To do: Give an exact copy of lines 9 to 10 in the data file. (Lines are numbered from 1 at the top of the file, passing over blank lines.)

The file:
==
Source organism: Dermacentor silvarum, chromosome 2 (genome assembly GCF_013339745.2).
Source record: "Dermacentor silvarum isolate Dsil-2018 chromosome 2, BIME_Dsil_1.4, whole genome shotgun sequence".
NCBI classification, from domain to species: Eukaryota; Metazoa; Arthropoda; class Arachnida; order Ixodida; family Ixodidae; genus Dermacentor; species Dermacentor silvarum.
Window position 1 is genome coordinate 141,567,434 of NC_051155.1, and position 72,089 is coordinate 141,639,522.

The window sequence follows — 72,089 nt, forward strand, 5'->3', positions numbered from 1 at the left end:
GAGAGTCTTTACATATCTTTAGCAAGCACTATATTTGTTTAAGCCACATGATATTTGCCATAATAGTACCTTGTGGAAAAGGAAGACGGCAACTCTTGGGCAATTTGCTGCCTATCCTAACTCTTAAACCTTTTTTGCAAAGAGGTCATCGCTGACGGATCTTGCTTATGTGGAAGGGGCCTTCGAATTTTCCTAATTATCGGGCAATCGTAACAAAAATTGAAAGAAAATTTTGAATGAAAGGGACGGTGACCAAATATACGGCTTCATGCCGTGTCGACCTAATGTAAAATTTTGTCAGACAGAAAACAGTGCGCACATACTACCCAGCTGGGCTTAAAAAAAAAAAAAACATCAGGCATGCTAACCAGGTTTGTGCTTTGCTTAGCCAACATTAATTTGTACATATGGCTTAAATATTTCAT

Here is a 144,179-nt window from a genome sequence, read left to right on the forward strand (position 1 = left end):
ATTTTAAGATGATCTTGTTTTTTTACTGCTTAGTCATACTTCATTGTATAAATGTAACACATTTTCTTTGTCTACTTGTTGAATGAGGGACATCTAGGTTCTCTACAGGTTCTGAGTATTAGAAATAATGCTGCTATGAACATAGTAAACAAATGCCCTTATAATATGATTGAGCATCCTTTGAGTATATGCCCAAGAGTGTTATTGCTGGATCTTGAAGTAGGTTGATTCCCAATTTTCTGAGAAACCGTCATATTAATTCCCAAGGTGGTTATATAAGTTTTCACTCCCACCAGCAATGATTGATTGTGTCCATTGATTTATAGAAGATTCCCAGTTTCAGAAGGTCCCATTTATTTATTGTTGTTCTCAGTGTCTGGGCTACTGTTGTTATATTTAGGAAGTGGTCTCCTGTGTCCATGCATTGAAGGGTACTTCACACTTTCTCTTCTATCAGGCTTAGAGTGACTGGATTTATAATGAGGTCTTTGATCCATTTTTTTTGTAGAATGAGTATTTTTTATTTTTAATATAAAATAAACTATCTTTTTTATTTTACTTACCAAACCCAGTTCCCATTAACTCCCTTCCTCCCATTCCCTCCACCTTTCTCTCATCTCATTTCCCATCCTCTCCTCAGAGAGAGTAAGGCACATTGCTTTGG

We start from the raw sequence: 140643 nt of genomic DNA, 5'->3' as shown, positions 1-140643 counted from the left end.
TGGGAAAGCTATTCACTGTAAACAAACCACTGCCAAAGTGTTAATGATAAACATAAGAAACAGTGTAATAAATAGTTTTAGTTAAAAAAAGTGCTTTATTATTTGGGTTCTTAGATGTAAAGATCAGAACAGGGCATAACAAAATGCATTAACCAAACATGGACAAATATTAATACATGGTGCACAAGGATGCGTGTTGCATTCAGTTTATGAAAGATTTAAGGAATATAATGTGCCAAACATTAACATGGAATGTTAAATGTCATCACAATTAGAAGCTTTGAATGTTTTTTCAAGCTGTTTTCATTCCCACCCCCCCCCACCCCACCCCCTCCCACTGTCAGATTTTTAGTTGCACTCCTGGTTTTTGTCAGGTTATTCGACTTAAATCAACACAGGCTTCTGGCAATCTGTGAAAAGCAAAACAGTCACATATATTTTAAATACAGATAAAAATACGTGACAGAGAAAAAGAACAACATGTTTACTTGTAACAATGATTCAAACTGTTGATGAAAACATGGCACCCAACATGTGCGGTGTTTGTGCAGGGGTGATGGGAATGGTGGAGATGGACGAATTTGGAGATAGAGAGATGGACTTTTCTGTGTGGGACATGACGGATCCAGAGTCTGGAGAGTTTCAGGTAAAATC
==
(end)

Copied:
We start from the raw sequence: 140643 nt of genomic DNA, 5'->3' as shown, positions 1-140643 counted from the left end.
TGGGAAAGCTATTCACTGTAAACAAACCACTGCCAAAGTGTTAATGATAAACATAAGAAACAGTGTAATAAATAGTTTTAGTTAAAAAAAGTGCTTTATTATTTGGGTTCTTAGATGTAAAGATCAGAACAGGGCATAACAAAATGCATTAACCAAACATGGACAAATATTAATACATGGTGCACAAGGATGCGTGTTGCATTCAGTTTATGAAAGATTTAAGGAATATAATGTGCCAAACATTAACATGGAATGTTAAATGTCATCACAATTAGAAGCTTTGAATGTTTTTTCAAGCTGTTTTCATTCCCACCCCCCCCCACCCCACCCCCTCCCACTGTCAGATTTTTAGTTGCACTCCTGGTTTTTGTCAGGTTATTCGACTTAAATCAACACAGGCTTCTGGCAATCTGTGAAAAGCAAAACAGTCACATATATTTTAAATACAGATAAAAATACGTGACAGAGAAAAAGAACAACATGTTTACTTGTAACAATGATTCAAACTGTTGATGAAAACATGGCACCCAACATGTGCGGTGTTTGTGCAGGGGTGATGGGAATGGTGGAGATGGACGAATTTGGAGATAGAGAGATGGACTTTTCTGTGTGGGACATGACGGATCCAGAGTCTGGAGAGTTTCAGGTAAAATC